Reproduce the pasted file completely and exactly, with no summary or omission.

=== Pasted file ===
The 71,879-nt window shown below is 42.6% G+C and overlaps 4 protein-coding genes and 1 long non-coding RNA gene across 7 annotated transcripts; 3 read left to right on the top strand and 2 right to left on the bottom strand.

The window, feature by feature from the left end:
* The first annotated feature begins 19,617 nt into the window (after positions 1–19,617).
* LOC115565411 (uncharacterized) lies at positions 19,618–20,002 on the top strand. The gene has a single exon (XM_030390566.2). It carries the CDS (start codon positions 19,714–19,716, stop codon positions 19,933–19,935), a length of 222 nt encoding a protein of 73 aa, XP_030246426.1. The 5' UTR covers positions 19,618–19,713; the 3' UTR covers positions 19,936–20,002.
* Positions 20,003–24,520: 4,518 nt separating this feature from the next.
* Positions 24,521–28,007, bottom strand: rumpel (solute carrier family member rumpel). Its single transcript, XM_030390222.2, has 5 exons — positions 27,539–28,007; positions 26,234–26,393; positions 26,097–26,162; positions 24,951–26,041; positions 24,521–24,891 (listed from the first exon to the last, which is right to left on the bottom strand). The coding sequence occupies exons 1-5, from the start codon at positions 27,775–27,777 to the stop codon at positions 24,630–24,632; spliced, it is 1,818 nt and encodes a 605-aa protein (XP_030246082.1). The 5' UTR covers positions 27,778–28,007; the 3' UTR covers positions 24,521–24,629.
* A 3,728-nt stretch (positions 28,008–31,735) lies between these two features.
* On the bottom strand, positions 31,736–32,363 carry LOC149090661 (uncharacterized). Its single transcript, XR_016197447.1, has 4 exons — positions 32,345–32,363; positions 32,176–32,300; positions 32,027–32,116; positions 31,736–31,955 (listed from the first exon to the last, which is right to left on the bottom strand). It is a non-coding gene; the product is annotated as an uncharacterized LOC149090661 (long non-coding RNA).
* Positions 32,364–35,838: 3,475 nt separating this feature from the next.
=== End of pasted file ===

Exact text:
The 71,879-nt window shown below is 42.6% G+C and overlaps 4 protein-coding genes and 1 long non-coding RNA gene across 7 annotated transcripts; 3 read left to right on the top strand and 2 right to left on the bottom strand.

The window, feature by feature from the left end:
* The first annotated feature begins 19,617 nt into the window (after positions 1–19,617).
* LOC115565411 (uncharacterized) lies at positions 19,618–20,002 on the top strand. The gene has a single exon (XM_030390566.2). It carries the CDS (start codon positions 19,714–19,716, stop codon positions 19,933–19,935), a length of 222 nt encoding a protein of 73 aa, XP_030246426.1. The 5' UTR covers positions 19,618–19,713; the 3' UTR covers positions 19,936–20,002.
* Positions 20,003–24,520: 4,518 nt separating this feature from the next.
* Positions 24,521–28,007, bottom strand: rumpel (solute carrier family member rumpel). Its single transcript, XM_030390222.2, has 5 exons — positions 27,539–28,007; positions 26,234–26,393; positions 26,097–26,162; positions 24,951–26,041; positions 24,521–24,891 (listed from the first exon to the last, which is right to left on the bottom strand). The coding sequence occupies exons 1-5, from the start codon at positions 27,775–27,777 to the stop codon at positions 24,630–24,632; spliced, it is 1,818 nt and encodes a 605-aa protein (XP_030246082.1). The 5' UTR covers positions 27,778–28,007; the 3' UTR covers positions 24,521–24,629.
* A 3,728-nt stretch (positions 28,008–31,735) lies between these two features.
* On the bottom strand, positions 31,736–32,363 carry LOC149090661 (uncharacterized). Its single transcript, XR_016197447.1, has 4 exons — positions 32,345–32,363; positions 32,176–32,300; positions 32,027–32,116; positions 31,736–31,955 (listed from the first exon to the last, which is right to left on the bottom strand). It is a non-coding gene; the product is annotated as an uncharacterized LOC149090661 (long non-coding RNA).
* Positions 32,364–35,838: 3,475 nt separating this feature from the next.